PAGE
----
Norwegian Wood (2010)
Some might leave a theater showing Norwegian Wood disappointed, but from a cinematic point-of-view, it is a film of substantial quality that should sustain the interest of serious cinephiles from start to end. Running at more than two hours, this Japanese-language film from acclaimed Vietnamese director Tran Anh Hung (The Scent of Green Papaya, 1993; Cyclo, 1995) is beautiful to look at, features top-notch performances from the leads, and has a haunting score by Johnny Greenwood (There Will Be Blood, 2007) that gives a number of scenes a rare intensity in this mostly quiet film about life and death, past and future, and the complications of love.
Rinko Kikuchi, who was nominated for an Oscar for Babel (2006), plays Naoko, a beautiful young woman who has been emotionally troubled by the suicide of Kizuki, her lifelong friend and lover. Soon after, Toru (Kenichi Matsuyama), a close friend of both Naoko and Kizuki, develops romantic affection for her, in which she reciprocates. However, a sense of loss continues to haunt her, making her distant and introspective. Some time after, Toru meets Midori (Kiko Mizuhara), a very pretty and outgoing girl whom he is also attracted to.
Norwegian Wood, a screen adaptation of Haruki Murakami’s popular novel of the same name, brings forth the tension between Toru’s commitment to Naoko and the possibility of a new life with Midori. Set in the backdrop of student protests against established rule in 1960s Japan, Tran’s film is shot mostly from the perspective of Toru, as he recalls memories of sadness, joy, pain, pleasure, and tragedy. Even for a film that markets itself as a serious but free-spirited romance-drama, Norwegian Wood is surprisingly frank in its treatment of sexuality, which is somewhat instrumental in pushing the film’s plot forward.
Watching Norwegian Wood reminds of Never Let Me Go (2010), also a film adaptation of a novel by a Japanese author. In both films, the atmosphere is melancholically dense, though it is occasionally poetic, sharing similar themes of memory, loss, and love. Norwegian Wood, however, is the far better film because it probes more deeply into the lives of its characters, especially of their emotional reaction to their psychological troubles. However, despite Tran’s excellent direction of his cast, the actors’ performances seem unable to make us feel completely sympathetic for their characters. In a way, the acting is strong but there is a lack of potency.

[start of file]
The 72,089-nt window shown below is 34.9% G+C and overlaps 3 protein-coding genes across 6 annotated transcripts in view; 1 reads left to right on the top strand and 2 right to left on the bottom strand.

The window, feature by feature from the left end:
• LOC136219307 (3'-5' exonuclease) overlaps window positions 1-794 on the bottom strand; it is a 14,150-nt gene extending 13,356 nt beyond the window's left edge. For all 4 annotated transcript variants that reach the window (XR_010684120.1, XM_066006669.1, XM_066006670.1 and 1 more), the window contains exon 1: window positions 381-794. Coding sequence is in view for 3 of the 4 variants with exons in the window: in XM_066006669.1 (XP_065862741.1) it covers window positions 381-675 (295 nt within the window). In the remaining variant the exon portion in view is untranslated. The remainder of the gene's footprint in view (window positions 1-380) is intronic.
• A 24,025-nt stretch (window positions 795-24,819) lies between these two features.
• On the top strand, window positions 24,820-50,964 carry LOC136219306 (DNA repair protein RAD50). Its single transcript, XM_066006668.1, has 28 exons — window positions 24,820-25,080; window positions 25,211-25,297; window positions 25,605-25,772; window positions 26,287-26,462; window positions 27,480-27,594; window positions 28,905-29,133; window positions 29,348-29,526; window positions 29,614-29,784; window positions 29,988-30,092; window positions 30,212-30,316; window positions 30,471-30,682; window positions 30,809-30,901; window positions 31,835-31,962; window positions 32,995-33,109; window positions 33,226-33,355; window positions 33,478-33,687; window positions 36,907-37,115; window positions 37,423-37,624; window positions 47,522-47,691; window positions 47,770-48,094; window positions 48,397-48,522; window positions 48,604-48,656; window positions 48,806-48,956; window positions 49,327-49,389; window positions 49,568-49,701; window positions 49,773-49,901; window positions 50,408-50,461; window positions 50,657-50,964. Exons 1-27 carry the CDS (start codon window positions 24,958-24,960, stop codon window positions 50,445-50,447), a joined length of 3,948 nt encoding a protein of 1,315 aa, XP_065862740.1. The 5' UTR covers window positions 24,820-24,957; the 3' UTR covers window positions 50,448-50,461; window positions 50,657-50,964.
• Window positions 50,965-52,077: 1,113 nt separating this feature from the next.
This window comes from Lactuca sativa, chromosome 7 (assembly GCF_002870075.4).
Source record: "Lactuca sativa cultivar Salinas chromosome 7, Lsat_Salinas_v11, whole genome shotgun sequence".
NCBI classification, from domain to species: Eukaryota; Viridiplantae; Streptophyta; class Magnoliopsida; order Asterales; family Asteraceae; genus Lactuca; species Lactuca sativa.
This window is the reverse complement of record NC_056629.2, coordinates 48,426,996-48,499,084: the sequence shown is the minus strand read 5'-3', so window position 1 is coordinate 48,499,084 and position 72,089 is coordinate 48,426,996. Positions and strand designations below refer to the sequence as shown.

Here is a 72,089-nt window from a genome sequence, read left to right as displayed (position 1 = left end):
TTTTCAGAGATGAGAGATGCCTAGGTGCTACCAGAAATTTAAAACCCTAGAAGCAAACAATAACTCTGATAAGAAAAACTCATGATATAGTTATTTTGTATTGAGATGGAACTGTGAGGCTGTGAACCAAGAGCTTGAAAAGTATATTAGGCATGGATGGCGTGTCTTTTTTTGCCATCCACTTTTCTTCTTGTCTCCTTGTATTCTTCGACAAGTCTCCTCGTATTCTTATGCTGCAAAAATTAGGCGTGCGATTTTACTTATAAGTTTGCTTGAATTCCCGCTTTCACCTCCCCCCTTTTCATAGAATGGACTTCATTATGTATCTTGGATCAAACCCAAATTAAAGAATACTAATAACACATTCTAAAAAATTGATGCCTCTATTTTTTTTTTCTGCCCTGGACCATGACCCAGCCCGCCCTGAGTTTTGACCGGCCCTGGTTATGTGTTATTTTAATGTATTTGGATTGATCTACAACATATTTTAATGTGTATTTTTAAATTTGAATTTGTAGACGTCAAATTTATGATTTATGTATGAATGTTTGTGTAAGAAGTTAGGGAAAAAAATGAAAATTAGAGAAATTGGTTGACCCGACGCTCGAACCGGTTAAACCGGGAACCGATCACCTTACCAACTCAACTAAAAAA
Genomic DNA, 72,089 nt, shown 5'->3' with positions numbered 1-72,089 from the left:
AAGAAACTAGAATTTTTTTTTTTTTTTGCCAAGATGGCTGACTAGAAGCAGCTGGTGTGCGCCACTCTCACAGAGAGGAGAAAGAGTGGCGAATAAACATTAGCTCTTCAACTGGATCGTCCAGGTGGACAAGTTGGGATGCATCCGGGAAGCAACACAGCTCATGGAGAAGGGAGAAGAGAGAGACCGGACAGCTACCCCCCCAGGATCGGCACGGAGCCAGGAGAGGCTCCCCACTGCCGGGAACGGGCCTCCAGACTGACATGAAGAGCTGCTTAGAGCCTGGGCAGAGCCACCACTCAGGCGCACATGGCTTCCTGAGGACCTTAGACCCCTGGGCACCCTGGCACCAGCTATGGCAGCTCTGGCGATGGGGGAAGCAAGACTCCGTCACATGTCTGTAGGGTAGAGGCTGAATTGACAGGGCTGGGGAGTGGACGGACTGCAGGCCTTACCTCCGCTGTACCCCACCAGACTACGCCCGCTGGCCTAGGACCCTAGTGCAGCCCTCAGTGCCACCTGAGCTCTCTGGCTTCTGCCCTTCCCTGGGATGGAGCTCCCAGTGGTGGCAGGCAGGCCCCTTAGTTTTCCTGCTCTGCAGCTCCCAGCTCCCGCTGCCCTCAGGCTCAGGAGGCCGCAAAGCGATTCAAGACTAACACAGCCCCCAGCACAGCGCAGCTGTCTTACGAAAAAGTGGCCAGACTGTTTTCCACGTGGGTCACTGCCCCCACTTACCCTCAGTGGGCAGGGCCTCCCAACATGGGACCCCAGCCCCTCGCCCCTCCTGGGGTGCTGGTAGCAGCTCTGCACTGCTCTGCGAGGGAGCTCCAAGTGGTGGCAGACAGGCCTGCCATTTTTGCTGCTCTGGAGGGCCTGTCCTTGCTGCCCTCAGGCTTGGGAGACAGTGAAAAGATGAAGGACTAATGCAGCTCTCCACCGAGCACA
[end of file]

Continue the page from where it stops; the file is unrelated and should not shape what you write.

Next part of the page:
The director’s near-constant use of extreme close-ups of the actors’ faces as they converse, kiss, and have sex, allows the camera to wrap itself around the space that the couple inhabits, providing added intimacy. There is one memorable long take of Naoko and Toru brisk-walking back and forth in a remote grassland as they bring up the past, ending with the former crying uncontrollably. It is a scene that intensifies the emotional fragility of Naoko, foreshadowing more relational complications.
Perhaps the most powerful scene comes in the final third – the visual juxtaposition of Toru’s inconsolable grief to waves crashing into the shore as dark clouds loom above – which is accompanied by ominous music that makes us feel on edge. In competition for the Golden Lion at Venice, Norwegian Wood has its fair share of detractors criticizing it as empty, slow and emotionally vacant. However, I feel that Tran’s work deserves more praise, and should be viewed not as a failed tearjerker, but a calm meditation on the subject of sorrow and love.